In the Southern Jurisdiction of the United States, the Supreme Council consists of no more than 33 members. The Supreme Council is presided over by a Grand Commander. Other members of the Supreme Council are called "Sovereign Grand Inspectors General" (S.G.I.G.), and each is the head of the Rite in his respective Orient (or state). Other heads of the various Orients who are not members of the Supreme Council are called "Deputies of the Supreme Council."

In the Northern Jurisdiction the Supreme Council consists of no more than 66 members. The head of the Rite in each Orient of the Northern Jurisdiction is called a "Deputy of the Supreme Council."

In England, whose Supreme Council was warranted by that of the Northern Jurisdiction of the U.S.A, the Rite is known colloquially as "Rose Croix" or more formally as "The Ancient and Accepted Rite" (continental European jurisdictions retain the "Écossais"). The only local bodies are "Chapters"; many degrees are conferred in name only, and degrees beyond the 18° are conferred only by the Supreme Council itself.

The Degrees

Attainment of the third Masonic degree, that of a Master Mason, represents the attainment of the highest rank in all of Masonry. Any Master Mason stands as an equal before every other Master Mason, regardless of position, class, or other degrees. Additional degrees are sometimes referred to as appendant degrees, even where the degree numbering might imply a hierarchy. Appendant degrees represent a lateral movement in Masonic Education rather than an upward movement. These are not degrees of rank, but rather degrees of instruction.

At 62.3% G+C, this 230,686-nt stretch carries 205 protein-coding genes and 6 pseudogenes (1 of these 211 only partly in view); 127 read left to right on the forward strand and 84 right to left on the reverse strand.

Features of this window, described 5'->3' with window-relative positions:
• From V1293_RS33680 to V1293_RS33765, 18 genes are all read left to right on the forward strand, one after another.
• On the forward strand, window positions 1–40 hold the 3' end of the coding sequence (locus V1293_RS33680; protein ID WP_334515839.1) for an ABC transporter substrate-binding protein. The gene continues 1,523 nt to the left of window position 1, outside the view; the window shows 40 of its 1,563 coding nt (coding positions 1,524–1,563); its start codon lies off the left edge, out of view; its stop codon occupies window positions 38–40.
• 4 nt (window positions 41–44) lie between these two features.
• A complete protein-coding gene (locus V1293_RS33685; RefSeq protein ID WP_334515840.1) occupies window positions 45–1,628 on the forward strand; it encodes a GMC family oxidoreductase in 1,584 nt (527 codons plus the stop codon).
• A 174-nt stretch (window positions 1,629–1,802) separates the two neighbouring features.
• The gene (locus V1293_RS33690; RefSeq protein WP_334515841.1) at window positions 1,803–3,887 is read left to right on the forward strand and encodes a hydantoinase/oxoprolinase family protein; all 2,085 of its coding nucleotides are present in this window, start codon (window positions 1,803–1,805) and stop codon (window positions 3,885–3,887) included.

In many countries, some Craft Lodges use Scottish Rite ritual in the 1st, 2nd and 3rd degrees.

In the United States, members of the Scottish Rite can be elected to receive the 33rd Degree by the Supreme Council, the governing body of the Rite. It is conferred on members who have made major contributions to society or to Masonry in general. Because of this, some have incorrectly called the 33rd Degree an "honorary" degree, and have even referred to its recipients as "honorary 33rd Degree Masons." This is incorrect. There is only one 33rd Degree in the Scottish Rite, and all recipients receive the same degree.

The titles of the degrees in the Southern Jurisdiction are as follows[1]. Titles for some degrees are different in the Northern Jurisdiction. These titles are in parentheses where they occur[2]:

1° Entered Apprentice
2° Fellowcraft
3° Master Mason
4° Secret Master
5° Perfect Master
6° Intimate Secretary
7° Provost and Judge
8° Intendant of the Building
9° Elu of the Nine (Master Elect of the Nine)
10° Elu of the Fifteen (Master Elect of the Fifteen)
11° Elu of the Twelve (Sublime Master Elected)
12° Master Architect (Grand Master Architect)
13° The Royal Arch of Solomon (Master of the Ninth Arch)
14° Perfect Elu (Grand Elect Mason)
15° Knight of the East, or of the Sword
16° Prince of Jerusalem
17° Knight of the East and West
18° Knight of the Rose Croix (Knight of the Rose Croix of H.R.D.M.)
19° Grand Pontiff
20° Master of the Symbolic Lodge (Master ad Vitam)
21° Noachite or Prussian Knight (Patriarch Noachite)
22° Knight of the Royal Axe (also known as Prince of Libanus in both jurisdictions)
23° Chief of the Tabernacle
24° Prince of the Tabernacle
25° Knight of the Brazen Serpent
26° Prince of Mercy, or Scottish Trinitarian
27° Knight Commander of the Temple (Commander of the Temple)
28° Knight of the Sun, Prince Adept
29° Scottish Knight of St. Andrew
30° Knight Kadosh (Grand Elect Knight Kadosh)